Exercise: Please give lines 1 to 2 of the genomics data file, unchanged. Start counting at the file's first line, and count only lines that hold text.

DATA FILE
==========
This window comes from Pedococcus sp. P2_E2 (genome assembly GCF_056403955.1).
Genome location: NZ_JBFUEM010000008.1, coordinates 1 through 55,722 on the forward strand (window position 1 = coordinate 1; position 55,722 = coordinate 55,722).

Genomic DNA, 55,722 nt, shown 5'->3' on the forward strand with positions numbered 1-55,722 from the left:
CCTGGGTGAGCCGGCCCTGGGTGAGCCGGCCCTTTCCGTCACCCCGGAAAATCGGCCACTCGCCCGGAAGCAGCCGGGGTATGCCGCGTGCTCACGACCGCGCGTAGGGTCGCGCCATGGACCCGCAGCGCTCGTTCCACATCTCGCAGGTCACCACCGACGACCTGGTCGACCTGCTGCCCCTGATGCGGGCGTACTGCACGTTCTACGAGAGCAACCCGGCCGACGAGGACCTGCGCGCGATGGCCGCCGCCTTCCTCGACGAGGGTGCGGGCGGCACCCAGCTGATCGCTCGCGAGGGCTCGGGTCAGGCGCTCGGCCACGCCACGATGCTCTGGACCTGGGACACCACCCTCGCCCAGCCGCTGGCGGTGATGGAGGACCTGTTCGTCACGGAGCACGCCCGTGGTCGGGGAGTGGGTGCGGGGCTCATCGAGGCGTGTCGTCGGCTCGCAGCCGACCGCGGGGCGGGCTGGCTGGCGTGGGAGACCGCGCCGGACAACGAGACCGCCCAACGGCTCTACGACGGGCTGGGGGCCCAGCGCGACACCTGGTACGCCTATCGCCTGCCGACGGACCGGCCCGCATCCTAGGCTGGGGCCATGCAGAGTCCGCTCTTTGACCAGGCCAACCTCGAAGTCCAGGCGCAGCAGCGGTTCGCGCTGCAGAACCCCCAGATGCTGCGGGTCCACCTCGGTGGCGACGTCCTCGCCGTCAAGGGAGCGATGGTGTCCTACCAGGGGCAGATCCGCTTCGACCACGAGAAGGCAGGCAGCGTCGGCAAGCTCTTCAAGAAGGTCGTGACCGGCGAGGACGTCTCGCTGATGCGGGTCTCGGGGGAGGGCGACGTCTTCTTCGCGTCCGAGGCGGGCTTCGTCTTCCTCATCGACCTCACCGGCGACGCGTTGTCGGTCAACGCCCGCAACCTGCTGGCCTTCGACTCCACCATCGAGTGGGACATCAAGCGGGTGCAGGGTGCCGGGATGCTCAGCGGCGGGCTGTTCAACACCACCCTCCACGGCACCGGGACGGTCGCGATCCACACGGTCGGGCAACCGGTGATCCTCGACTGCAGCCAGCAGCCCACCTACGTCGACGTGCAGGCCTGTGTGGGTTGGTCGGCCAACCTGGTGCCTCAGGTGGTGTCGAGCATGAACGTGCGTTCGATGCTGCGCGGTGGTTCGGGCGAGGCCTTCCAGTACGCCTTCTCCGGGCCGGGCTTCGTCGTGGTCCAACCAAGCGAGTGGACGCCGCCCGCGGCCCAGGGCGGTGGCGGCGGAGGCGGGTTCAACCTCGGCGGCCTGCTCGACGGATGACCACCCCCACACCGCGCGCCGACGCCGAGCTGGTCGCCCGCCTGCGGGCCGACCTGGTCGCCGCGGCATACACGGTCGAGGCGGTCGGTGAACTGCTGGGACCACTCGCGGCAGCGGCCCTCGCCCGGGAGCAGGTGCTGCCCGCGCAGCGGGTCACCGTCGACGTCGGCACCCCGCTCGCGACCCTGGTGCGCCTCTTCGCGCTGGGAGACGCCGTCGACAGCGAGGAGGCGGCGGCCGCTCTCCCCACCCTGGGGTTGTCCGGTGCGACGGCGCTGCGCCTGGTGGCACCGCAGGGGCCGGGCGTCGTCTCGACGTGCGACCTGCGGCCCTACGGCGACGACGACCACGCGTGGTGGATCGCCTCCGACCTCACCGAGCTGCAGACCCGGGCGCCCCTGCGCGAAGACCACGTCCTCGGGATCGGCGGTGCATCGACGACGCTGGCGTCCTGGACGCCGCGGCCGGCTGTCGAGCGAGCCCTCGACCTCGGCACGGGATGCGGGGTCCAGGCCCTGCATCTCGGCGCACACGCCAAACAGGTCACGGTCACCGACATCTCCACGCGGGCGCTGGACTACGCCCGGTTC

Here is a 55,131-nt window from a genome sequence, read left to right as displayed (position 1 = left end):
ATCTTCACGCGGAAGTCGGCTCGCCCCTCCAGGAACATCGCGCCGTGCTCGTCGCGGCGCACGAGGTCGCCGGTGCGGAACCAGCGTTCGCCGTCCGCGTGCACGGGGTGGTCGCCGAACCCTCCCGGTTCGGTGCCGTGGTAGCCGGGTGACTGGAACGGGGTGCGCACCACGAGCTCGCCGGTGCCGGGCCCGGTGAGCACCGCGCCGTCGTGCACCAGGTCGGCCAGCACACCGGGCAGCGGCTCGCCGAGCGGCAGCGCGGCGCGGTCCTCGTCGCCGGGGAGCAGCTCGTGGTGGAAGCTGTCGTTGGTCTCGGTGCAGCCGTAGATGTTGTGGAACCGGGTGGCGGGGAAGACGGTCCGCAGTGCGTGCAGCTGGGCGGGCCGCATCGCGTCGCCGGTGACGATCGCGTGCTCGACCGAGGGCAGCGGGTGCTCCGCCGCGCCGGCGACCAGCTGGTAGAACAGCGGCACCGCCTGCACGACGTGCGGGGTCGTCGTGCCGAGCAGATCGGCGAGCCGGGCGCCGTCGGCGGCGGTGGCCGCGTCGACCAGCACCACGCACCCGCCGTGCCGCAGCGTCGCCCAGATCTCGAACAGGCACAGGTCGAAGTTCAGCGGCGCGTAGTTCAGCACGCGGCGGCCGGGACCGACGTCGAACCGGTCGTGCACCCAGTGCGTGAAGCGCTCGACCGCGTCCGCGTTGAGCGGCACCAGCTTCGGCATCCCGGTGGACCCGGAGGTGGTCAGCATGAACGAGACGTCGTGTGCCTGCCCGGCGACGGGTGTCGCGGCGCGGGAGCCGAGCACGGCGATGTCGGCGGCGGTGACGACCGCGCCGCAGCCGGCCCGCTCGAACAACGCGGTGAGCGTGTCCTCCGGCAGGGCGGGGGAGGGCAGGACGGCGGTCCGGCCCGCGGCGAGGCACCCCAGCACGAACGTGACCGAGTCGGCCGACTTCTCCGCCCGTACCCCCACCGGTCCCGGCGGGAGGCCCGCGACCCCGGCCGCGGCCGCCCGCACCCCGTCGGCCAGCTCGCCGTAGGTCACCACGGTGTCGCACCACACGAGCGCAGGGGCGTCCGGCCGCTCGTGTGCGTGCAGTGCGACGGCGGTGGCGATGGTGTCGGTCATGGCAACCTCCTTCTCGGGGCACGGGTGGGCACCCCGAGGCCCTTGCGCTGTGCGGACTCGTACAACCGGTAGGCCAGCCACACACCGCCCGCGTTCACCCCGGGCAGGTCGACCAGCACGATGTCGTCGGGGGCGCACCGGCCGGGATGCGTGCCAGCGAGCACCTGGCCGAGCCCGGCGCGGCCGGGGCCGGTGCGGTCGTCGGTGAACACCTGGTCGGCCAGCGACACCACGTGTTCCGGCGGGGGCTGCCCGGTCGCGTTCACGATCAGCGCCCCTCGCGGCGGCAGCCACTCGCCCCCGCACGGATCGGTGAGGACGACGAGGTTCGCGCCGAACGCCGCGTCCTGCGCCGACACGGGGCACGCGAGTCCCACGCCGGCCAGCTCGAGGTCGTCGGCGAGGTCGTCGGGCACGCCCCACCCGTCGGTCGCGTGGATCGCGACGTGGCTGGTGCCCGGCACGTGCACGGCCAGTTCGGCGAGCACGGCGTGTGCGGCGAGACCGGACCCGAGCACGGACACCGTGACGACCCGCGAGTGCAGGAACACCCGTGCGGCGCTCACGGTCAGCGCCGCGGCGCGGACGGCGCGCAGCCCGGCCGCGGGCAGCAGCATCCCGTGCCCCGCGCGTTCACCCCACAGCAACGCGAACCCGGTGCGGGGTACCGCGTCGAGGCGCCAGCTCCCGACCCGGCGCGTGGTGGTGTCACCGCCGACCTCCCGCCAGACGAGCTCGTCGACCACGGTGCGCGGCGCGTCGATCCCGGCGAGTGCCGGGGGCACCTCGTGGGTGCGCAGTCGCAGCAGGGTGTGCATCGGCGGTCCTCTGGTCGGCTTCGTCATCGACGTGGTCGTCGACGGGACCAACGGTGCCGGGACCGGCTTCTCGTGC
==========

This window comes from Pedococcus sp. P2_E2 (genome assembly GCF_056403955.1).
Genome location: NZ_JBFUEM010000008.1, coordinates 1 through 55,722 on the forward strand (window position 1 = coordinate 1; position 55,722 = coordinate 55,722).